Intelligent Transportation System Technologies

New technologies at the driver-, vehicle-, and transportation system-level are attracting more research attention for their potential to improve the energy efficiency and environmental impact of current transportation systems. These intelligent transportation system technologies are enabled by connectivity, including vehicle-to-vehicle and vehicle-to-infrastructure communication, and by the mobile devices that most travelers carry in their pockets.

Connected and Automated Vehicles (CAVs)

Connected vehicle technology enables vehicles, roads and other infrastructure, and smartphones to communicate and share vital transportation information through advanced wireless communication technology. Connected vehicles could dramatically reduce the number of fatalities and serious injuries caused by accidents on our roads and highways. Automated vehicle technologies use hardware and software to perform some or all driving tasks on a sustained basis. SAE International has defined six levels of driving automation, ranging from no driving automation (level 0) to full driving automation (level 5). With level 5 automation, a vehicle can operate on all roads in the United States that are navigable by a human driver.

CAVs provide the opportunity to transform the logic, operations, and performance of traffic signal control, thereby reducing congestion and increasing transportation system efficiency. The potential impacts of CAVs on vehicle miles traveled, vehicle fuel efficiency, and costs to consumers are unknown. They could substantially increase vehicle miles traveled by allowing riders to do other, productive activities while they spend time in a vehicle. Conversely, they could facilitate increased rideshare, thereby promoting greater vehicle operating efficiency.

The U.S. Department of Transportation is collaborating with public and private partners, including state and local governments, vehicle and device manufacturers, and academia, to advance connected vehicle development and implementation. In addition, the U.S. Department of Energy’s (DOE) Energy Efficient Mobility Systems (EEMS) program has investigated the energy, technology, and usage implications of vehicle connectivity and automation and identified efficient CAV solutions. For example, EEMS research demonstrated that cooperative adaptive cruise control, which allows vehicles to communicate with each other to optimize their adaptive cruise control systems, could generate significant fuel savings.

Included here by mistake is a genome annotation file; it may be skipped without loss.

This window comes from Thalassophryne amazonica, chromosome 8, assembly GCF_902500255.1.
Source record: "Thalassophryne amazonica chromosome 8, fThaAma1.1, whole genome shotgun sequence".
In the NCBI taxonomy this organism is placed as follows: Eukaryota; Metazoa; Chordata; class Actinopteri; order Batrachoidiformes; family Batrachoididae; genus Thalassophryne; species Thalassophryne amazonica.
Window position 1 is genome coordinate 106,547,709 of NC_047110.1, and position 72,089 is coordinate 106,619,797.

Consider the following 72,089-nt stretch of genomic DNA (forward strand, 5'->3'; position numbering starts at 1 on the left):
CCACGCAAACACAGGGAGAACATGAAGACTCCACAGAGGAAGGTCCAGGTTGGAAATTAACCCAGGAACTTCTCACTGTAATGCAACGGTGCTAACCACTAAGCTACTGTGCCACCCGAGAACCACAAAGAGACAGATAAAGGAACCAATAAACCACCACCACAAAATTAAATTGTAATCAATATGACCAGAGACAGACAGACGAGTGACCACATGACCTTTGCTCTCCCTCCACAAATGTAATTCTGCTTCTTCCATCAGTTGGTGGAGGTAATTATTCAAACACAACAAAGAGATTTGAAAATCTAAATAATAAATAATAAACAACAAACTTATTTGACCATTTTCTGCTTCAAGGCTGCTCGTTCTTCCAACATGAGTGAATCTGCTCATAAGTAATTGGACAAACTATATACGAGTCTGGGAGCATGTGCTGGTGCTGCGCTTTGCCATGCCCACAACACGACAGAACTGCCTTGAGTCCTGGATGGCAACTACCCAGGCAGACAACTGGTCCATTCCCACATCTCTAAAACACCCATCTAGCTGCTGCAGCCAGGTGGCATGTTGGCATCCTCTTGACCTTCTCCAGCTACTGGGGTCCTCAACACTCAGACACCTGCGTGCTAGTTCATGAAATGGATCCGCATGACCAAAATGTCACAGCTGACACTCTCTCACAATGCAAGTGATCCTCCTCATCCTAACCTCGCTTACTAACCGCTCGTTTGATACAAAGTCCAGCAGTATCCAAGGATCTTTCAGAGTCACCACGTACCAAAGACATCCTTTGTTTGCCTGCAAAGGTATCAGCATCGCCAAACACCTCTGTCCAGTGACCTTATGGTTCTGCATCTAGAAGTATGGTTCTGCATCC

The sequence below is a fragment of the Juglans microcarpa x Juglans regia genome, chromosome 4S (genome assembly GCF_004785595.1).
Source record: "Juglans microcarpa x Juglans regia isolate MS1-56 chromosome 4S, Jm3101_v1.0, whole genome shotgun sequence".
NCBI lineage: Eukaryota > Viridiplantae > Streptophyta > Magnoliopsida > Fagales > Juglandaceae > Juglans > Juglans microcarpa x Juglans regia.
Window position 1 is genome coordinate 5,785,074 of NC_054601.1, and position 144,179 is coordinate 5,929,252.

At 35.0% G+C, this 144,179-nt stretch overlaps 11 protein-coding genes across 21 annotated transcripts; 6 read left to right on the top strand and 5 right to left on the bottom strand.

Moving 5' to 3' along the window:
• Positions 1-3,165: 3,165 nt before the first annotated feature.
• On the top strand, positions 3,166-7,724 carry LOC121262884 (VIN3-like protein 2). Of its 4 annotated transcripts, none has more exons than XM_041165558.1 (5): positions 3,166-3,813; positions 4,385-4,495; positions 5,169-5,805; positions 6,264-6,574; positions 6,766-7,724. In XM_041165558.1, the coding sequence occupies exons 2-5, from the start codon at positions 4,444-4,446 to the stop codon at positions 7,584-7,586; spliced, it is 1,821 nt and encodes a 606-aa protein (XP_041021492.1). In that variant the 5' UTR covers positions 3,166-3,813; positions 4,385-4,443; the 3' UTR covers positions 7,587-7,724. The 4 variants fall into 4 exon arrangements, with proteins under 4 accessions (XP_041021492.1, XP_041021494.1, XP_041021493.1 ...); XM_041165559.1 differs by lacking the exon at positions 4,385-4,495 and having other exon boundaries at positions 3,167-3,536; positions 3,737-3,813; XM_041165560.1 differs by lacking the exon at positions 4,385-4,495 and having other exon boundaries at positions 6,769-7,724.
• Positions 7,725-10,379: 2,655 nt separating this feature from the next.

Automated Mobility Districts

An Automated Mobility District (AMD) is the implementation of CAV technology across a focused area, such as a campus for a university, medical facility, or business. AMDs are characterized by driverless, on-demand, low-speed shuttles that provide direct origin-to-destination service to either individuals or small groups. Personal vehicles may or may not be prohibited, but the area is designed to be most efficiently accessed using the automated mobility services provided. An AMD has the potential to reduce total system fuel consumption, but the amount is largely dependent on operating and ridership assumptions.

Transportation on Demand

While transportation network companies like Uber and Lyft provide a for-hire transportation mode like taxis, their on-demand service with real-time observability through map-based monitoring and mobile phone-friendly payment methods are typically priced lower than traditional taxi services. The emerging impacts of ride hailing, including impacts upon congestion and parking revenues, have become an increased area of city attention and research. The rise of ride hailing has implications for transportation, energy use, parking revenues, and future infrastructure.

Green Routing

Green routing is a connected vehicle strategy under which drivers receive information about the most fuel-efficient route before departing for a given destination. A study using a large-scale, high-resolution dataset from the California Household Travel Survey indicates that 31% of actual routes have fuel savings potential, and among these routes the cumulative fuel savings could reach 12%. The Connected Traveler project is designed to boost the energy efficiency of personal trips and the overall transportation system by maximizing the accuracy of predicted traveler behavior in response to real-time feedback and incentives.

Traffic Signal Control

Advances in CAV technologies provide an opportunity to transform how traffic signals are controlled to reduce delay, conserve energy, and enhance safety at intersections. Currently, traffic signals use sensing and control to safely coordinate the flow of vehicles, pedestrians, bikes, and scooters, while also prioritizing safe and efficient public transportation. However, modern control systems are limited by the information provided to them from sensors.

Many traffic signals are controlled by software within signal cabinets that run simple pretimed sequences for particular times of day and days of the week. Some can respond to changes in demand, varying their timing in response to feedback from infrastructure sensors. At best, such signals only offer a partial picture of the state of traffic, leaving out details about the location and velocity of all vehicles.

Improvements are possible by pairing CAVs with more sophisticated infrastructure-based sensing that provides the location and speed of all vehicles (and possibly pedestrians, cyclists, and other moving objects) to optimize movement in intersections. DOE’s EEMS program is investigating the potential to reduce delay, conserve energy, and enhance safety with an advanced signal control network (either through vehicles or at the intersection) and control at signalized intersections in the SMART Mobility Urban Science Capstone Report.